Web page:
You Bright-Young-Thing Southern Scribes, send in your writing to the 2015 Southern Literary Festival Competition

Bradley's Barn Pre-Construction, Mt. Juliet, TN

Bradley’s Barn Pre-Construction, Mt. Juliet, TN

You Bright-Young-Thing Southern Scribes, let me judge your best submission. I’m thrilled to be one of the judges for the Short Story category for the 2015 Southern Literary Festival Competition. Undergraduates, send in your writing.


Is your college or university a member of The Southern Literary Festival Association? Ask your English Department chair or a professor or an instructor obsessed with Southern Literature because The 2015 Southern Literary Festival Competition will award First, Second, and Third Certificate prizes and publish an anthology of the winning submissions in undergraduate writing of member institutions at the 2015 Southern Literary Festival held at The University of North Georgia in Dahlonega, GA, March 26, 27, and 28 in the following categories:

1. Poetry
2. Short Story
3. One-Act Play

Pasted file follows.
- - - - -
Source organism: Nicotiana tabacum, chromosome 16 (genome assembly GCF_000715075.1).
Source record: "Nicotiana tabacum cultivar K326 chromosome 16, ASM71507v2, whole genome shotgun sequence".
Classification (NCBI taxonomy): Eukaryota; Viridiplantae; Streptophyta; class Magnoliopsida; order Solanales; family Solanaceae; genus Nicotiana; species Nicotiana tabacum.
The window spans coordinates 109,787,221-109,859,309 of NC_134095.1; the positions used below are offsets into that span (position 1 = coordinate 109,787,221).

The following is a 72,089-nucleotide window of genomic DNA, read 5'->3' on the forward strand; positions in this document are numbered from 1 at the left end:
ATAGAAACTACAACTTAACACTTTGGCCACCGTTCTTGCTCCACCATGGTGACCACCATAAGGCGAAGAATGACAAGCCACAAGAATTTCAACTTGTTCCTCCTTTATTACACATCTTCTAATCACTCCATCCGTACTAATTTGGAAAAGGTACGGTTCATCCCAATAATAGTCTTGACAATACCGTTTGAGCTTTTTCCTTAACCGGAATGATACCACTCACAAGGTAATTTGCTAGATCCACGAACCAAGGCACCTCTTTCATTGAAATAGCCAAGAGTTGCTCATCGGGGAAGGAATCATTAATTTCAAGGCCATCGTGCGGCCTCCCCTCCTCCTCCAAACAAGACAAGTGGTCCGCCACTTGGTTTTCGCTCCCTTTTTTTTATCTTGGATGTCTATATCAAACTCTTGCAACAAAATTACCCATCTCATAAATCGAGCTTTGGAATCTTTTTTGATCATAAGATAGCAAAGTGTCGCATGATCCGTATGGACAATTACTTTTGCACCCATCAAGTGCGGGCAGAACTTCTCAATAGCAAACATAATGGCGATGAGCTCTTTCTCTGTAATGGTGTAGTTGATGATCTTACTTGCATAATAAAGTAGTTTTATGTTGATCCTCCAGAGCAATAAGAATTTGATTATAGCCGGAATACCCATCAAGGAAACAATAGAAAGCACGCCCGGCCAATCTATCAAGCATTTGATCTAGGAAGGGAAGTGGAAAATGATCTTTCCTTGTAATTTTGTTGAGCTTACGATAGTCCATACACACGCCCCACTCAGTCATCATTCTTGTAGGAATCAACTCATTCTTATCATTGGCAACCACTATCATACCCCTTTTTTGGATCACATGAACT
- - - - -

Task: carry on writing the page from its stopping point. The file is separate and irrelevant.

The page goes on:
4. Formal Essay
5. Creative Nonfiction
6. Literary Magazine (Print), and
7. Literary E-zine.

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Submission, Rejection & Publication: It’s Autumn!

The Rotunda of James Blackstone Memorial Library, Branford, Connecticut ©2013 by April Bradley

The Rotunda of James Blackstone Memorial Library, Branford, Connecticut ©2013 by April Bradley

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Amateur

calendarIf my blog were a physical thing, it would be buried beneath stacks of dusty books, junk mail, cups of spare change, dirty coffee cups, tissues and various odds and ends.  It’s naturally been a crazy couple of months, so something had to give. I was concentrating on other kinds of writing, and every creative impulse was directed elsewhere. I apologize for my slacker ways. Summer began at the end of June after the protracted school year due to the extraordinary blizzard cancellations last winter, and with it came a house full of bronchitis that lasted for over two weeks. Our home transformed into a sanitarium, our own Magic Mountain, except no magic or mountain, just misery.

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This Is A Work Of Fiction

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Various friends have read and commented on versions of a short story that began in September last and grew into something entirely different over the six months of its evolution. No one yet has had the nerve to tell me that it’s pap and ought never to see the light of day. They’re leaving that happy task up to the journals. However, one question each reader asked with a sense of astonishment is, Did you really do this?

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